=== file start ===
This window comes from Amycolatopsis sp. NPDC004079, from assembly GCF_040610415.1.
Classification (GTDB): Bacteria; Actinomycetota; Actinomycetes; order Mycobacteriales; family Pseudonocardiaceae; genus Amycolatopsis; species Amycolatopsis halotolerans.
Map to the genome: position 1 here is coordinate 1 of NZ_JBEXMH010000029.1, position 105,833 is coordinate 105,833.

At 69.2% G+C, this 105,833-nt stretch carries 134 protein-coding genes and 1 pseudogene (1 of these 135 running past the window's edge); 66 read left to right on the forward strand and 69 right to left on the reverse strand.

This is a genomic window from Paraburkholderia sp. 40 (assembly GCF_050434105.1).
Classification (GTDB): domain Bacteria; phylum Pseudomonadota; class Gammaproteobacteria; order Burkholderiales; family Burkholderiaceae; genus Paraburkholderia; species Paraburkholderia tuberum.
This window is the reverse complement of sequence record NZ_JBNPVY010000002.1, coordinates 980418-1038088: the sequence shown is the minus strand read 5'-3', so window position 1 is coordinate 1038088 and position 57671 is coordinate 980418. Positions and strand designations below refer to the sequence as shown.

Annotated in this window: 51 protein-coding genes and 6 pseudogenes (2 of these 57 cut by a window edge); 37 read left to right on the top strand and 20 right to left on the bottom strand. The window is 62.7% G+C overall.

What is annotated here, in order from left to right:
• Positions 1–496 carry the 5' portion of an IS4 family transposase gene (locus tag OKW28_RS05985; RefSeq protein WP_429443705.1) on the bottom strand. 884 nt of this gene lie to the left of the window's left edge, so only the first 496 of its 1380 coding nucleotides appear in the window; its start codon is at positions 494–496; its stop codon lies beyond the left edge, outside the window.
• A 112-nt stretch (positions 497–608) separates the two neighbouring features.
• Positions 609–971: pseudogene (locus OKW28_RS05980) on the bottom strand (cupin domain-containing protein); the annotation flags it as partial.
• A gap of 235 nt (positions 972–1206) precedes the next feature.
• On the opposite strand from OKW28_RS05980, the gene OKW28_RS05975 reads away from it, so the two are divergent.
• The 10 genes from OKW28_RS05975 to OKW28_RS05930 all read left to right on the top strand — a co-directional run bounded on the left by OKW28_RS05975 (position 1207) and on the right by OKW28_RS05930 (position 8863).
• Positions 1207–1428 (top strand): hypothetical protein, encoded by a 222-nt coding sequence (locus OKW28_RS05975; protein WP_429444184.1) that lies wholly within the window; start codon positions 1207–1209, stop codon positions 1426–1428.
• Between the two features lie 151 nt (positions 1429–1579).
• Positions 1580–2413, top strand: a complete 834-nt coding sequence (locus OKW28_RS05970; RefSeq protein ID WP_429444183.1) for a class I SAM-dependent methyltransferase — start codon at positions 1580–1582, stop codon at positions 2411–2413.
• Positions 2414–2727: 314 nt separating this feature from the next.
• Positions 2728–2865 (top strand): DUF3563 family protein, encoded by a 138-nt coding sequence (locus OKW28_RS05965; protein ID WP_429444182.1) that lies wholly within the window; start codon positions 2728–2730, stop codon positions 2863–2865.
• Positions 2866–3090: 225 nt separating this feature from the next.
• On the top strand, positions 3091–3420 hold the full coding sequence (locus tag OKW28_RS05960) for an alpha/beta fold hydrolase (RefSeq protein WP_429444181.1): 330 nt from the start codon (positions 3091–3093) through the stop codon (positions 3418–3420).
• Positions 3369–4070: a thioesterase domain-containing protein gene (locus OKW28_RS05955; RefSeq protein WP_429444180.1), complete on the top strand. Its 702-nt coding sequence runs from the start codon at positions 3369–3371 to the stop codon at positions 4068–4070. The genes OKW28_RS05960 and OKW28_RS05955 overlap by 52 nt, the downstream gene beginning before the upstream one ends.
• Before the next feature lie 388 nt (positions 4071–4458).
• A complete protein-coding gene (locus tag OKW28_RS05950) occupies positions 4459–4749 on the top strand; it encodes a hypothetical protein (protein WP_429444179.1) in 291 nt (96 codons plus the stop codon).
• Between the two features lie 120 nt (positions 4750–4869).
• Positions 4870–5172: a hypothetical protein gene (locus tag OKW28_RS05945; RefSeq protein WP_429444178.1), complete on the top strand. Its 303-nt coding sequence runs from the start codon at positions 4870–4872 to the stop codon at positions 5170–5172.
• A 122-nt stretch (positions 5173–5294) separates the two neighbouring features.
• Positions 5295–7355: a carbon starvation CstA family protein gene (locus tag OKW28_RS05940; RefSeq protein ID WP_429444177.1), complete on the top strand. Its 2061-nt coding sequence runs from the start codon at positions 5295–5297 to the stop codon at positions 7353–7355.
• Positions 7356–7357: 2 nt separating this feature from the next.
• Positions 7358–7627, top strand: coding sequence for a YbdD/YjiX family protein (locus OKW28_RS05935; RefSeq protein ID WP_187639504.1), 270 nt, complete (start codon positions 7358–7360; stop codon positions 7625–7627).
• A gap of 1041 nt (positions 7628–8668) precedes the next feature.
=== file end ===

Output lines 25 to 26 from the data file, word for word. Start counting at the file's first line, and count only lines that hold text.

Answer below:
• A complete protein-coding gene (locus tag OKW28_RS05950) occupies positions 4459–4749 on the top strand; it encodes a hypothetical protein (protein WP_429444179.1) in 291 nt (96 codons plus the stop codon).
• Between the two features lie 120 nt (positions 4750–4869).